9. OFF-SEASON. I can now focus on my weight since I have fewer races, targeting that stubborn 25 pounds from last winter that won't budge. I will come back next season lighter and faster. I will. You'll see.
10. THYROID STUFF. My pharmacology teacher is a genetics researcher, former pediatrician, psychiatrist, professor, a runner AND hypothyroid. He pointed out that all of my symptoms (e.g., my weight) are not remedied. When I mentioned that my numbers were good, he said, "numbers aren't the whole story. Remember what we've discussed in class: partial relief of symptoms after an appropriate trial suggests a different formulation should be considered."
11. HERBS. I'm experimenting with CLA and bitter orange. More on this later.
12. CROSS-TRAINING: I'm doing Yoga twice a week while unemployed; it helps me be not so stressed about being a bum. Plus, it's great core work. The class I attend is 90 minutes long and this morning, my shoulders, hips, and upper arms have that little soreness that says, " you actually worked us" Core work is really important for marathons and beyond. You know that slumpy feeling you have at the end of a long run? Core work helps that a lot.
13. SENIORS. No, not the high school kind. I like going to the gym during the day; I feel like that young hottie student babe instead of middle-aged and unemployed. Remember: it's all about perspective.
Sunday, September 13, 2009
Today I did my last triathlon of the season, the Patriot Sprint in my old stomping grounds of Rio Rancho.
The race benefits the Rio Rancho Department of Public Safety, including the fire and police personnel, and who better to guarentee a safe race, right? They did a surperb job of this, but of course they can't be everywhere, and as I warned Marti Greer before the race--she was asking about the course--Rio Ranchoans are very serious about God's day. She laughed.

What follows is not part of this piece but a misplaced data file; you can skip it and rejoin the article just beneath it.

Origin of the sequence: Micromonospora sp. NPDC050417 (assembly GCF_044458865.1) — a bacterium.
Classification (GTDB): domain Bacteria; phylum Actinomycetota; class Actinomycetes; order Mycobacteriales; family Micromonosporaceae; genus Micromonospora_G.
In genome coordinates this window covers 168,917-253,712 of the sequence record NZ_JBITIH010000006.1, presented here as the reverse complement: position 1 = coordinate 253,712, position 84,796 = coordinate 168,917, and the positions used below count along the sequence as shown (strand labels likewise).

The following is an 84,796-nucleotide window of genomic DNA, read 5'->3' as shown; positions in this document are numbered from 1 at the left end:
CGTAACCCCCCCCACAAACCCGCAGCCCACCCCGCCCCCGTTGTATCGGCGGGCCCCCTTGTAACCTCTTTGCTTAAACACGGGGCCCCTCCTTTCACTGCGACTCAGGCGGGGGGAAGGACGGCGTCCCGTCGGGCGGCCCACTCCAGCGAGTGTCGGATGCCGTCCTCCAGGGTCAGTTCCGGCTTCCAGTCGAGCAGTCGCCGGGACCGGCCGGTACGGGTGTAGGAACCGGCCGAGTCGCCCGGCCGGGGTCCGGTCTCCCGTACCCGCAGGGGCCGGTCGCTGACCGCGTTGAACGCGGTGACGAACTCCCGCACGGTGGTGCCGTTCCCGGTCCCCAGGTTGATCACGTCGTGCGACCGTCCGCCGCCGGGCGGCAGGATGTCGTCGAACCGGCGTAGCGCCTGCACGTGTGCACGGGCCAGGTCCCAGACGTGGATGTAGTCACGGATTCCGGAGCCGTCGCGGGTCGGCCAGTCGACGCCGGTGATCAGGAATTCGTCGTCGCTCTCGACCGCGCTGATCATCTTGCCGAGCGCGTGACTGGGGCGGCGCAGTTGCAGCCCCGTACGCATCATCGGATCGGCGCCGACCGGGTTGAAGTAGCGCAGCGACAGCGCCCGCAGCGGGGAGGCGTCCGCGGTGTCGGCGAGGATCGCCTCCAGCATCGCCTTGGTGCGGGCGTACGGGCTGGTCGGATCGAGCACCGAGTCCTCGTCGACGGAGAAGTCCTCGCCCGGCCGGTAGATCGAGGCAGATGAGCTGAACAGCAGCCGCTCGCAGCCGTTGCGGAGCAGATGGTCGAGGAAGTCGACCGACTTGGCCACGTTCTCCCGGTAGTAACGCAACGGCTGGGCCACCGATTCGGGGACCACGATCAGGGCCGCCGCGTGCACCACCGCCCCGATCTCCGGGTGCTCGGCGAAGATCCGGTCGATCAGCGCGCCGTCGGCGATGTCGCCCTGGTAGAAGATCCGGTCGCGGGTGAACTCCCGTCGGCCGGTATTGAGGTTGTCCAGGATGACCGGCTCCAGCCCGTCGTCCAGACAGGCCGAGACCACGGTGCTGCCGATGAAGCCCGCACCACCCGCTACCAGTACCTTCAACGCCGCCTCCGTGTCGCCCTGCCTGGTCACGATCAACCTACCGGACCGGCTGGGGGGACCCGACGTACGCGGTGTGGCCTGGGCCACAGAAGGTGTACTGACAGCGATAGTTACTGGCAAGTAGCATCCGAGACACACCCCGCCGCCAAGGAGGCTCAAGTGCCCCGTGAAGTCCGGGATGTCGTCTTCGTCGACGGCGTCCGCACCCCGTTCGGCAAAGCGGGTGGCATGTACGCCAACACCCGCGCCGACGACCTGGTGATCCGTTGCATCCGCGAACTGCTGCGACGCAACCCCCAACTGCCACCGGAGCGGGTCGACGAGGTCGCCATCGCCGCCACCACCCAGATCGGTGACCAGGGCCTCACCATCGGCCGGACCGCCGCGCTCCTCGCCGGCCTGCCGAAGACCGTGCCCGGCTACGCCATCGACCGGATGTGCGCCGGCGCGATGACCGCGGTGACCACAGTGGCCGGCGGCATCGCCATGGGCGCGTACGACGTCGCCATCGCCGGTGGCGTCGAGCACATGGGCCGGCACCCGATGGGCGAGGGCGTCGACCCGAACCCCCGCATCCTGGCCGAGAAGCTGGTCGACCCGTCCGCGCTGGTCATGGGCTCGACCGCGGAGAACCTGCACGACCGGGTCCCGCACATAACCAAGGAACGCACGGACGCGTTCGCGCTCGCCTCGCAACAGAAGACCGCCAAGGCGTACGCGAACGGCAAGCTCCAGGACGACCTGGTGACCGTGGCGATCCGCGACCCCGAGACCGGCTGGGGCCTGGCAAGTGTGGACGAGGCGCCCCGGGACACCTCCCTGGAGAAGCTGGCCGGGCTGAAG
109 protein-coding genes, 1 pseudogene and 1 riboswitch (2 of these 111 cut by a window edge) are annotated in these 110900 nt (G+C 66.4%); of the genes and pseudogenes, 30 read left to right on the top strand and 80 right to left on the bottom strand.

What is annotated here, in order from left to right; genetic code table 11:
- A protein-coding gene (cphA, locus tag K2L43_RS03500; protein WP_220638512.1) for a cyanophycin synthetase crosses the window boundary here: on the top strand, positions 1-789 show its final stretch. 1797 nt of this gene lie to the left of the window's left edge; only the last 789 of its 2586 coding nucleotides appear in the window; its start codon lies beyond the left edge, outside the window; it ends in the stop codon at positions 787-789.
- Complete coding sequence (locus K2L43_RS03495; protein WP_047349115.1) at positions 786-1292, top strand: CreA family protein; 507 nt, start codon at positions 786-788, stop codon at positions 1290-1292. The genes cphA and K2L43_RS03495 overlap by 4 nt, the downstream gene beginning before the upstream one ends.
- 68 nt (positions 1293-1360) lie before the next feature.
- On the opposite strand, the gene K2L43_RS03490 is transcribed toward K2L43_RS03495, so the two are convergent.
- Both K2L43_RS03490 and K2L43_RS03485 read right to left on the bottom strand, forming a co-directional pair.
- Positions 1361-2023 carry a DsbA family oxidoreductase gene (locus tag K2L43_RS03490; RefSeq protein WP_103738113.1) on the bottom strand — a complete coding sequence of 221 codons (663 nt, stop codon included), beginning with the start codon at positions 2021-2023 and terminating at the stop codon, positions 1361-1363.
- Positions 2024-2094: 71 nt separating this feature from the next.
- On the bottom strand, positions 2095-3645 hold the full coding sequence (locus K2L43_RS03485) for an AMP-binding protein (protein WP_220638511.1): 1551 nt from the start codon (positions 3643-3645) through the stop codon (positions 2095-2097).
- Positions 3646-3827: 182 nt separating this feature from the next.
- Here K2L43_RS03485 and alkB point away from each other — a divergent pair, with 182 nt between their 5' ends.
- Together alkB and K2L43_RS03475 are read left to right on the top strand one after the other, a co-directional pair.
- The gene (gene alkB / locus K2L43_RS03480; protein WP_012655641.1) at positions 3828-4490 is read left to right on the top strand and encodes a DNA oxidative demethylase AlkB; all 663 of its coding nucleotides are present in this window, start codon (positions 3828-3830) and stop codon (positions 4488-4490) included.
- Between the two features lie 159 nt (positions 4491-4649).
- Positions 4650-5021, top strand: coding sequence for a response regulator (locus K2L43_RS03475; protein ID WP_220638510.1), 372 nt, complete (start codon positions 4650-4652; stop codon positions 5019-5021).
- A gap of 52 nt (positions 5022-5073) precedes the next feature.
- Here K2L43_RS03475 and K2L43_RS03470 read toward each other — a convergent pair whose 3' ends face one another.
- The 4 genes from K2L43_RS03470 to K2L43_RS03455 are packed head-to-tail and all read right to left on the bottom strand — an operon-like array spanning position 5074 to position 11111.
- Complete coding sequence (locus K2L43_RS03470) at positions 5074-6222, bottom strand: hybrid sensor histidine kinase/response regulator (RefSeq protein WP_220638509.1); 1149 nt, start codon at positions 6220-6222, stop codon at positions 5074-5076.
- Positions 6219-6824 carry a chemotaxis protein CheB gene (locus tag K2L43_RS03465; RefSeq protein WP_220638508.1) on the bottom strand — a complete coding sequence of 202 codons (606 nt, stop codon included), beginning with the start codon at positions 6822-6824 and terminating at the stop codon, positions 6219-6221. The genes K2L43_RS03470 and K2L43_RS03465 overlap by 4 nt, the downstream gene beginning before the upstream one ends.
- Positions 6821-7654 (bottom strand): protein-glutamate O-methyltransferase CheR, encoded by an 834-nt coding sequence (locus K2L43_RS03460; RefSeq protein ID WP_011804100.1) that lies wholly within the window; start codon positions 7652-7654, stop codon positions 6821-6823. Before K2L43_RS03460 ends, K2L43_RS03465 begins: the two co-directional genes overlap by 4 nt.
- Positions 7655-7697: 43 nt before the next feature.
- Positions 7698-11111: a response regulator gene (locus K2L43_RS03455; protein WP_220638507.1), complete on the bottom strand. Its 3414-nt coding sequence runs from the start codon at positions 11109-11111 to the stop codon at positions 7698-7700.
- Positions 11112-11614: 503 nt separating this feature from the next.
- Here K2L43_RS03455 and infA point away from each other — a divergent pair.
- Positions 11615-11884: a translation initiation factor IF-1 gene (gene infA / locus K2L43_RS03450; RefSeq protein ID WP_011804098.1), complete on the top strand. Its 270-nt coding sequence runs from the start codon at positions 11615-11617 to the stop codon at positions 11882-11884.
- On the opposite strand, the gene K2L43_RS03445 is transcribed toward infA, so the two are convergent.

No, seriously: They will run your ass over to make it to church on time, and being as it's New Mexico, they won't even get a ticket for it, either.
But as far as I know, there were no incidents today. The best part of this race? Huge numbers of multisport athletes that I know were there. It's a race! It's a party! It's both! And, the race director has Mocha Mud, a local coffee shop, set up a tend where you can get espresso drinks before the race. Yumm!
The race starts with a seeded swim start in a 25-yard pool, and my only suggestion to Andie on what to change would be to make it a reverse triathlon. Once you've got over 400 racers, a seed swim start gets very long, and you wind up with lots of people clogged up behind that one swimming--you the know the one, the one who is doing the breast stroke in a very narrow lane, oblivious to the people piling up behind him/her.
So, 2 days before this race I had my bike looked over. Remember Socorro? Remember how I blamed my abysmal performance on nutrition? Turns out, not so much: I was riding with my brakes on (yes, AGAIN, and I know what you're going to say: Misty, if you'd get on the stupid bike between triathlons, you might even be able to notice when stuff isn't working right. To which I would reply, shut up, I don't need you telling me stuff, you know, making sense and all.)
So, I did this race without my brakes on , and enjoyed it muchly. It's a very hilly 14-mile ride, with lots of crosswind that begins and ends uphill, and so does the run. The run is about 2/3 road, and 1/3 trail, a long uphill, then a long downhill on a trail, and then a mostly flat road section that again turns uphill about 1/4 mile from the finish. I was 8th Athena, which is disappointing, but I enjoyed myself, and it was a nice day with a cool breeze.
After the race I was sitting next to Karen, former Athena, saying, boy, I sure enjoyed that 5K, with the trail and all-- and she laughed like hell.